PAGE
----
Those who know me best know that I have little patience for eschatological fads: premillenial-dispensationalism a la Schofield (from Darby) who has brought us the majority report regarding the end of the world. Left Behind, Late Great Planet Earth, etc., all take our minds away from the ministry of Christ here, were we must be faithful, and transport us to a neverland of false hope and expectations.
It makes Christians look stupid, naive, and gullible.
One question I have for End-Times junkies is this: Is our passion for the end of the world based upon our perception that Christianity is doing poorly in our locale? Christianity is indeed being further marginalised culturally and politically in what was once terra firma for Christians: North America and Europe. But it is doing quite well elsewhere, and it is a pitiful arrogance that leads us to think that because things are not as they were, we are at the end of time.
The Gospel is doing well. The harvest is not finished. Our world is shaken, but it is not the end of the world.
Now, after this introduction, I recommend this article. Let us suppose that the Ark of the Covenant is known and revealed. In light of Christ, the New Testament, especially the Gospels, Romans, Galatians, and Hebrews, how can this matter at all?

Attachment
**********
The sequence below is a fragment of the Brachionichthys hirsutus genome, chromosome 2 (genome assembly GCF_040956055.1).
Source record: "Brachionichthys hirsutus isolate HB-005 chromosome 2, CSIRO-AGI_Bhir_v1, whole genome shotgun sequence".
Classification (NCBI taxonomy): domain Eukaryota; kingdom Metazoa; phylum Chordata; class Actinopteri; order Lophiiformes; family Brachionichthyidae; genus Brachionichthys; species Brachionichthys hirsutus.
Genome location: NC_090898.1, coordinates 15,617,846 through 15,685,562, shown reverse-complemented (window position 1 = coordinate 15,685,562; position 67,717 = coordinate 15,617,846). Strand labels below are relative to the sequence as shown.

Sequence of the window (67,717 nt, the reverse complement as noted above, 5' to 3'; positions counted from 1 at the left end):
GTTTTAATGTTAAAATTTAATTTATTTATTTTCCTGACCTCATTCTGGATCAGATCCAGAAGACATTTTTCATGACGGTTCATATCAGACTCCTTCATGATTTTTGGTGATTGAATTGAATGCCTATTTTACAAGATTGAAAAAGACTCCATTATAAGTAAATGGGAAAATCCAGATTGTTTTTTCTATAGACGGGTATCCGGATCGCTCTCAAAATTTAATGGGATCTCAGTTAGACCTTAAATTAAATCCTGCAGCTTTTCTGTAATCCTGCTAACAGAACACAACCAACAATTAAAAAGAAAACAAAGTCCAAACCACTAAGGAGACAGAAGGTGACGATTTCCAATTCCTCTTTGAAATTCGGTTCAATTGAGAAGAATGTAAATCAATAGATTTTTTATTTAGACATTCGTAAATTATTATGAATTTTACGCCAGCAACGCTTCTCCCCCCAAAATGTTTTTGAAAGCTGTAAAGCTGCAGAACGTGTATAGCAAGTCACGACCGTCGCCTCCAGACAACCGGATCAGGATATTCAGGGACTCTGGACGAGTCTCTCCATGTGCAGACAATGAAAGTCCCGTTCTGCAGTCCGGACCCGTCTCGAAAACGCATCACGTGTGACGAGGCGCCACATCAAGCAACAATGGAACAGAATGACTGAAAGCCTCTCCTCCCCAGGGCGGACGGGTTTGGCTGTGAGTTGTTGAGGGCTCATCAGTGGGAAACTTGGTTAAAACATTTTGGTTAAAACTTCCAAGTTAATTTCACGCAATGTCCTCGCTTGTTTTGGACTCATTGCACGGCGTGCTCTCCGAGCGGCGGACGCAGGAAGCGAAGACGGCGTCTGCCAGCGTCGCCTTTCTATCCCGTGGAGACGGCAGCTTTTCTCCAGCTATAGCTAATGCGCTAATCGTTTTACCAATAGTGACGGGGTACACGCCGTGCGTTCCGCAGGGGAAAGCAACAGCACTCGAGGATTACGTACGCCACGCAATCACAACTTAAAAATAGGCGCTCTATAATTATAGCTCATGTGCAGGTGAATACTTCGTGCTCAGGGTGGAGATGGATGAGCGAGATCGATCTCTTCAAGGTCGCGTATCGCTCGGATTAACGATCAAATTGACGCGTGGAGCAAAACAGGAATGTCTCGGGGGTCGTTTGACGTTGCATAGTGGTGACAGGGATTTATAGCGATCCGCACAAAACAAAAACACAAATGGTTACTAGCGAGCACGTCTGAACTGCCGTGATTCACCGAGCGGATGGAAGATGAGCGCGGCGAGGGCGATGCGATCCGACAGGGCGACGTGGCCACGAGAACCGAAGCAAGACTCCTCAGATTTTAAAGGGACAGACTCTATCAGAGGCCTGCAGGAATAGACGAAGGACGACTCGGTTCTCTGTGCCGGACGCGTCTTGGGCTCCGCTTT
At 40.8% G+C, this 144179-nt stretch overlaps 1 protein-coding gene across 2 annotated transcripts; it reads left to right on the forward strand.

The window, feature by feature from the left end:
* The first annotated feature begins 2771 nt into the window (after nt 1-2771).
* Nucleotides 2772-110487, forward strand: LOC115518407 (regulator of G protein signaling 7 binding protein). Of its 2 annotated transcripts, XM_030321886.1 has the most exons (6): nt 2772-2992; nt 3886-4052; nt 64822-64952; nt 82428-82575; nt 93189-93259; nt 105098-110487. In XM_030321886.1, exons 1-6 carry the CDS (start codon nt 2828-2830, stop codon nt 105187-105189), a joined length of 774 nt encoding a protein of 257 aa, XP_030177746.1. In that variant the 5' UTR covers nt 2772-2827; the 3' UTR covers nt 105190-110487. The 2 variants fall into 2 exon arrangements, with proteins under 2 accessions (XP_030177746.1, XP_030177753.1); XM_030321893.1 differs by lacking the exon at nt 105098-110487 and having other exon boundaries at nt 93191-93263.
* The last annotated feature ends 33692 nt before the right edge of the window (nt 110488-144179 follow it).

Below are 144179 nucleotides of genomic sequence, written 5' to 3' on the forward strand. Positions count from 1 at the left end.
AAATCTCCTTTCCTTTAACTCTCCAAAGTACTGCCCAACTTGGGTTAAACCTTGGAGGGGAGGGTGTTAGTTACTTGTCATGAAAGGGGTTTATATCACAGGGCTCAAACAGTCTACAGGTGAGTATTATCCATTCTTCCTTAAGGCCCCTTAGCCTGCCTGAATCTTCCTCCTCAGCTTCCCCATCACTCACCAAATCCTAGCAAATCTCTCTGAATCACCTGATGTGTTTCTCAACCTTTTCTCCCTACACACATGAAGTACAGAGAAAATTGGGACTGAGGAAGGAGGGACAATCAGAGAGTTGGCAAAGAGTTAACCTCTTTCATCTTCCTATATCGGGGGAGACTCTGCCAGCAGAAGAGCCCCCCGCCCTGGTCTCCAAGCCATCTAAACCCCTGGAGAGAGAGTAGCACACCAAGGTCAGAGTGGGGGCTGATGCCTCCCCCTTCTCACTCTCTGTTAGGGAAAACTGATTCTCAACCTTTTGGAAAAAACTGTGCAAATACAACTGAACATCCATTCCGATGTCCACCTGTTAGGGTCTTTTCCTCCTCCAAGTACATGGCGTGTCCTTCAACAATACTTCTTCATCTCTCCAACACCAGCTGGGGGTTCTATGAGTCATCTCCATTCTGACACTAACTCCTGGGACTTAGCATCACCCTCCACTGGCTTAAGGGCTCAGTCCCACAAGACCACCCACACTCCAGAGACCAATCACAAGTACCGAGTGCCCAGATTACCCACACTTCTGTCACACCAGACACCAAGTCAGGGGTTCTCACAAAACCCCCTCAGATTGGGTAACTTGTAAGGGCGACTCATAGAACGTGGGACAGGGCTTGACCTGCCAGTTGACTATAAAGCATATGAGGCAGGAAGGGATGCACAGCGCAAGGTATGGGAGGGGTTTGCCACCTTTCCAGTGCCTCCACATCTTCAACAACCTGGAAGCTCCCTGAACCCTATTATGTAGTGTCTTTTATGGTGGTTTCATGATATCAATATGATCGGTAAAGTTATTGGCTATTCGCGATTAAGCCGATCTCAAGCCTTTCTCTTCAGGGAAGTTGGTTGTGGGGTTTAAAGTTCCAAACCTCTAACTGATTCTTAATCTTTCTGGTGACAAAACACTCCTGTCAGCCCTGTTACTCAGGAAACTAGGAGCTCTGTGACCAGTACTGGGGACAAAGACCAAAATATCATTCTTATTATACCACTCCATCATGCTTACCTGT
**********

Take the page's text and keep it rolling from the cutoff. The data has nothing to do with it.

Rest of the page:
Sad thing is, it will matter much to the likes of Grant Jeffrey and other pop media stars in the Christian galaxy.
It's all bad, but it's not all bad.
Someone is probably thinking that, “Scott needs to cheer up a little and not write/post so much negative stuff.” If you’re such a person, I beat you to it–but not for simply the reason of cheer. I have, for the past few years, been reading writings of the English Puritans (mainly the 16th & 17th centuries). Now these people get a lot of bad press, so before you take a shot at me for caring what they think, make sure you know enough about them to converse about them.
Their concern for the Glory of God is amazing, and they are not the witch-hunters or anti-intellectuals that they are made out to be.
But something more important, and more cheerful: They knew their times were evil, horrible, and completely set against the Gospel. They really were persecuted, and even when they weren’t being hounded from town to town by Roman Catholics or Anglicans, they knew that the times were evil.
But they had hope. They knew that the Gospel was of God, and He is greater than their circumstances. In their time they wrote of contentment, hope, joy, patience, encouragement–all while wisely and truthfully assessing the world in which they lived. They simply did not trust humankind, but trusted God. This trust was the source of their contentment.
Someone commented that “Christianity loves a crumbling empire.” Perhaps. Whether we love it or not, these are times to thrive. That’s cheering.